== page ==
Egypt And Morocco Boost Reserves With Bonds

Two north African nations try to stabilize their finances.

Upcoming sovereign bonds to be issued by Egypt and Morocco will help stabilize the fiscal positions of the two sovereign nations and bolstser dwindling foreign reserves.

Egypt seeks to cut its borrowing costs and broaden its fund-raising initiatives with more bonds and has made plans to issue Panda, Samurai, sukuk and green bonds starting this July.

Nadene Johnson, an economist with NKC African Economics, says Egypt should do well after raising as much as $6.2 billion from euro and dollar bond issuances earlier this year, which helped boost official reserves to $44 billion at the end of February, according to the IMF.

“Considering Egypt’s previous issuances have been significantly well received and oversubscribed, it appears that sentiment revolving around the country is still strong,” says Johnson. “Currently, the [global] stance on [bonds] is shifting towards a more dovish tone, which bodes well for Egypt.”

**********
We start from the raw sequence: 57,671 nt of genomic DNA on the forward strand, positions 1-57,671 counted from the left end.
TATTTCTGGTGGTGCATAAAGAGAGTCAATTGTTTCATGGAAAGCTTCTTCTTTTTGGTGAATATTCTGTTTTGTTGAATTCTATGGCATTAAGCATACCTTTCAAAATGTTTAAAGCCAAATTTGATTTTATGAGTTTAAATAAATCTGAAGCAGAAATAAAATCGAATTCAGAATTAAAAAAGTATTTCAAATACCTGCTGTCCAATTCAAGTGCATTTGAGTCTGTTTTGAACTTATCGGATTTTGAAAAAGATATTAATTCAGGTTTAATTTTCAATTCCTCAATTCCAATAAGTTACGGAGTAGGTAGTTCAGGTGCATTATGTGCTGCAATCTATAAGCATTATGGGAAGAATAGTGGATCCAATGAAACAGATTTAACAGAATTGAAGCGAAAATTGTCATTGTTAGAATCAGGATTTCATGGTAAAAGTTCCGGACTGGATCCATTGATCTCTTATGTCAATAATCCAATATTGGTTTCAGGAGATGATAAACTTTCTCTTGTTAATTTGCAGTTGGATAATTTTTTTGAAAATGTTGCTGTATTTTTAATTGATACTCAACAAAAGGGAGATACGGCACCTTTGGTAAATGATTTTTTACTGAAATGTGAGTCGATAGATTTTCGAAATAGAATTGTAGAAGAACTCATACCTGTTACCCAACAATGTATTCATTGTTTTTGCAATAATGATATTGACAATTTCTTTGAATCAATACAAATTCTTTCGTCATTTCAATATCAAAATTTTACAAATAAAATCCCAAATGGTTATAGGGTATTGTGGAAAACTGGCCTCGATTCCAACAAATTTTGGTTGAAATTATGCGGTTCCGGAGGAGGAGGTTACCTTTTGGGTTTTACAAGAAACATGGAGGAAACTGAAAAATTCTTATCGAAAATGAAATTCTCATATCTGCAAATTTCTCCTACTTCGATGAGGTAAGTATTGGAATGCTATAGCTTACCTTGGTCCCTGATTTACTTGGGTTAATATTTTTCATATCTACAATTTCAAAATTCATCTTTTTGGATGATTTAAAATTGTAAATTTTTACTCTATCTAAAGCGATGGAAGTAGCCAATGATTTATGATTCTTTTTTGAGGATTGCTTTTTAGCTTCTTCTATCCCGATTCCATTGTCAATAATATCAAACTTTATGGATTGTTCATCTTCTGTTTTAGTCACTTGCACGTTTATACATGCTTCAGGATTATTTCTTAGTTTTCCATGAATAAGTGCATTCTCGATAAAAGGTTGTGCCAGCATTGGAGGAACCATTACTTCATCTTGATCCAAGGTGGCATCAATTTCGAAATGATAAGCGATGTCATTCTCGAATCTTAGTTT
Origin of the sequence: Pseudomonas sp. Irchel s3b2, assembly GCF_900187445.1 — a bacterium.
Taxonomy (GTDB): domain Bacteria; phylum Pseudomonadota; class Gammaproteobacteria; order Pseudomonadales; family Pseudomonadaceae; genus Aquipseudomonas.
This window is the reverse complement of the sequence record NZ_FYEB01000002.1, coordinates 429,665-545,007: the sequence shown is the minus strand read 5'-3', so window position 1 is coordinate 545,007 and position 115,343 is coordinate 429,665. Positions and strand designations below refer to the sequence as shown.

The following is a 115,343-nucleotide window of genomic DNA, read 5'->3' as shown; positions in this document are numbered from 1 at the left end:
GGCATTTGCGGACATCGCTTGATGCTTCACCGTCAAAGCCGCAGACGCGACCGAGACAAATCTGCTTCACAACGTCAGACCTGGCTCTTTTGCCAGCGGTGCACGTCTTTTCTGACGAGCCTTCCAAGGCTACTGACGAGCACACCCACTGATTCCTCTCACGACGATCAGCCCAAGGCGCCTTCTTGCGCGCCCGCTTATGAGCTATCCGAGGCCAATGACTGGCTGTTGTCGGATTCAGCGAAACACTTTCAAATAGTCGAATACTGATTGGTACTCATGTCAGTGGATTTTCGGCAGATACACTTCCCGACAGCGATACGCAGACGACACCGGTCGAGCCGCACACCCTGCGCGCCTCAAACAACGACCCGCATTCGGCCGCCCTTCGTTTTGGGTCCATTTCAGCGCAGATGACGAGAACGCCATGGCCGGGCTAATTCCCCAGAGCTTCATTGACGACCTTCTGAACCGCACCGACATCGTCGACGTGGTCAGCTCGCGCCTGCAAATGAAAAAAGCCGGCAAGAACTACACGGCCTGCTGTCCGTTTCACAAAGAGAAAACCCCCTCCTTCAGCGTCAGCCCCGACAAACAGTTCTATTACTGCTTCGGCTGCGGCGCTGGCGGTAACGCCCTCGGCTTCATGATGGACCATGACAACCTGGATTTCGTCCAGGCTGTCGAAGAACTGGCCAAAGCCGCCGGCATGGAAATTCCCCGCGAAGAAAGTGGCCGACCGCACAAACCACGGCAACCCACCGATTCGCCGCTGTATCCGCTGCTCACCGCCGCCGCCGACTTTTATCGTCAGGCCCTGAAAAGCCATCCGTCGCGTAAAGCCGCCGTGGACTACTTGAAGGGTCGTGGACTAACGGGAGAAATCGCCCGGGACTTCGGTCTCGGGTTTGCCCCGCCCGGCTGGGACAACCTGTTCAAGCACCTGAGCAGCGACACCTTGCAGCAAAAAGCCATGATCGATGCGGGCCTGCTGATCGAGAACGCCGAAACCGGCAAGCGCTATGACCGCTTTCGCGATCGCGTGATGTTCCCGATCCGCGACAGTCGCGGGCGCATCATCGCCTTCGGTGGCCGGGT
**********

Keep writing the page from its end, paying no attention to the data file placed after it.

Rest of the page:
Egypt’s neighbor, Morocco, is seeking a return to the international sovereign bond market after an absence of about five years. The North African country plans to issue $1 billion in dollar-denominated bonds to shore up its foreign reserves. The country plans to follow this up with another bond issue in 2020.

“Morocco is enduring slight pressure on its foreign reserves as a result of lacklustre forex inflows and a widening current account deficit,” Johnson says. “That said, Morocco has a relatively stable economy, which supports overall investor sentiment regarding the country.” In an April note on Morocco, Fitch Ratings said that “refinancing risks are relatively low as public debt is mostly dirham-denominated and held domestically.”

For Morocco, the general government debt has increased from 32.3% of GDP in 2009 to 50.7% in 2018, while government guarantees on state-owned enterprise debt account for an extra 14% of GDP.